Italian professor Alessandro Strumia worried that men weren’t getting enough credit for their scientific discoveries. So in a speech last week, he tried to set the record straight.

Physics was “invented and built by men‚ it’s not by invitation,” Strumia told a crowd of mostly female researchers at a workshop on gender and high energy psychics. He went on to say that female researchers in Italy have an easier time getting scholarships, meaning “free or cheaper university.” Strumia also claimed that women are allowed to take longer on their exams at Oxford.

Strumia, a researcher at Pisa University, said he’d conducted his own investigation of gender and physics, and had “proved” that “physics is not sexist against women."

To make his case, he unspooled several graphs and charts. One, he argued, showed that women were chosen for jobs over men whose research had been more widely cited. (Other studies, including a major 2012 article published in PNAS, have shown a persistent bias against hiring women to research and academic jobs in the sciences.)

Another suggested that the research of women and men is cited equally at the beginning of their careers. But as they advanced, men were cited more often. Strumia suggested this is evidence that men do better work.

However, he said, “the truth does not matter, because it is part of a political battle coming from outside.”

The talk was organized by CERN, a major European nuclear research center in Switzerland. Strumia is a senior scientist with the organization. On Monday, the organization said it was suspending Strumia, deeming his comments “unacceptable.”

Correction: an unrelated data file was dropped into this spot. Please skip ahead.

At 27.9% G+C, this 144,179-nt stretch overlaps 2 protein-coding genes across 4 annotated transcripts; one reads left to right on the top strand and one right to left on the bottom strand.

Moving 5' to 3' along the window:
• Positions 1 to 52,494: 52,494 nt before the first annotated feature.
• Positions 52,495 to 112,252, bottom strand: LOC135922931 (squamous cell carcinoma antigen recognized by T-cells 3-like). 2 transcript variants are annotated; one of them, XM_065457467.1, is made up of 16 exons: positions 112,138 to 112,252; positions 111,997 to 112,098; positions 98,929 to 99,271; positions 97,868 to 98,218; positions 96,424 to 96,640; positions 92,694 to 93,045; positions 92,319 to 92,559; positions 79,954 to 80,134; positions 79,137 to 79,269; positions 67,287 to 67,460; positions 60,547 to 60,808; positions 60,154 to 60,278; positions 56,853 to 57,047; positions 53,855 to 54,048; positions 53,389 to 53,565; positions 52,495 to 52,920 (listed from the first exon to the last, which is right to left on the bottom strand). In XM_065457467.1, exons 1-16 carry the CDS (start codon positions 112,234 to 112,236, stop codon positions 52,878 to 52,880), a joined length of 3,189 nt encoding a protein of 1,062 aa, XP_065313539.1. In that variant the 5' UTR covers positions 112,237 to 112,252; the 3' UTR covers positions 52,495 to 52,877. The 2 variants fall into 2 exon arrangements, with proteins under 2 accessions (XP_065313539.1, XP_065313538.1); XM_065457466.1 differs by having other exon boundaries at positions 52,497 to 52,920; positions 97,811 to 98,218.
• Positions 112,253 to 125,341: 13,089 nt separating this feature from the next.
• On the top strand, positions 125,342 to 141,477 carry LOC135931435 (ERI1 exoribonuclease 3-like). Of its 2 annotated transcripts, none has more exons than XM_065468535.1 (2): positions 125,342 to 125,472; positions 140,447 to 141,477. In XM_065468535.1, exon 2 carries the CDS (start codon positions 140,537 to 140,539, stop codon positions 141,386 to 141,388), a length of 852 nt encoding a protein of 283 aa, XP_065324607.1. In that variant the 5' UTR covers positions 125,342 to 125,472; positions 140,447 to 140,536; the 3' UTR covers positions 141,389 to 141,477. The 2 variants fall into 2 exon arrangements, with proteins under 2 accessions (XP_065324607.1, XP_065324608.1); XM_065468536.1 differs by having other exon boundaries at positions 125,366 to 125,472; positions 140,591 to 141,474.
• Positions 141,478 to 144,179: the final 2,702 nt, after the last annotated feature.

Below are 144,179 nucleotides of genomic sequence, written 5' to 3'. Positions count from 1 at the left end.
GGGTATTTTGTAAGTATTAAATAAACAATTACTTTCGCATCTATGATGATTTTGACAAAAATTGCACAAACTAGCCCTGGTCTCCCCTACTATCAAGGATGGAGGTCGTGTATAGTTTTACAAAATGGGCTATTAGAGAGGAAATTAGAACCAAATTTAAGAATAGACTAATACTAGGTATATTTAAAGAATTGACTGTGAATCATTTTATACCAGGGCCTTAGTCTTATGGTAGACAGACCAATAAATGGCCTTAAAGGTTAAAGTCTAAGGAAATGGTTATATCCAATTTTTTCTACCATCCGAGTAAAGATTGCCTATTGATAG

“CERN always strives to carry out its scientific mission in a peaceful and inclusive environment,” the organization said in a statement. Strumia’s presentation was “contrary to the CERN Code of Conduct.”

In an interview with the Guardian, Strumia defended his talk as a presentation of what he said were “facts.”

Critics are “trying to paint me as a monster who discriminates against women,” he said. “This is not the message they wanted at this conference,” he told the news organization.

The Nobel Prize in physics was awarded to three scientists, Arthur Ashkin, Gerard Mourou and Donna Strickland, for their invention of "optical tweezers." (Reuters)

Jessica Wade, a physicist from Imperial College London who attended the event, told the Guardian the session was “terrifying and simplistic.” She said she worried that young researchers would leave less excited about their work. “It’s such a rush, [especially when] you realize that you’ve done a cutting-edge piece of science that no one’s ever done,” she said. “But to have all of that enthusiasm sucked away because someone tells you that you are only there because you are a woman is the most horrible feeling in the entire world.”

Wade also took issue with Strumia’s methods, suggesting that he cited discredited research and that using number of citations as a metric for ability was flawed. “I have no personal vendetta against this man, I just don’t like the toxic and incorrect messages he propagates,” she told the Guardian. “I’d rather he had some training in unconscious, or rather conscious, bias and read Angela Saini’s ‘Inferior.’”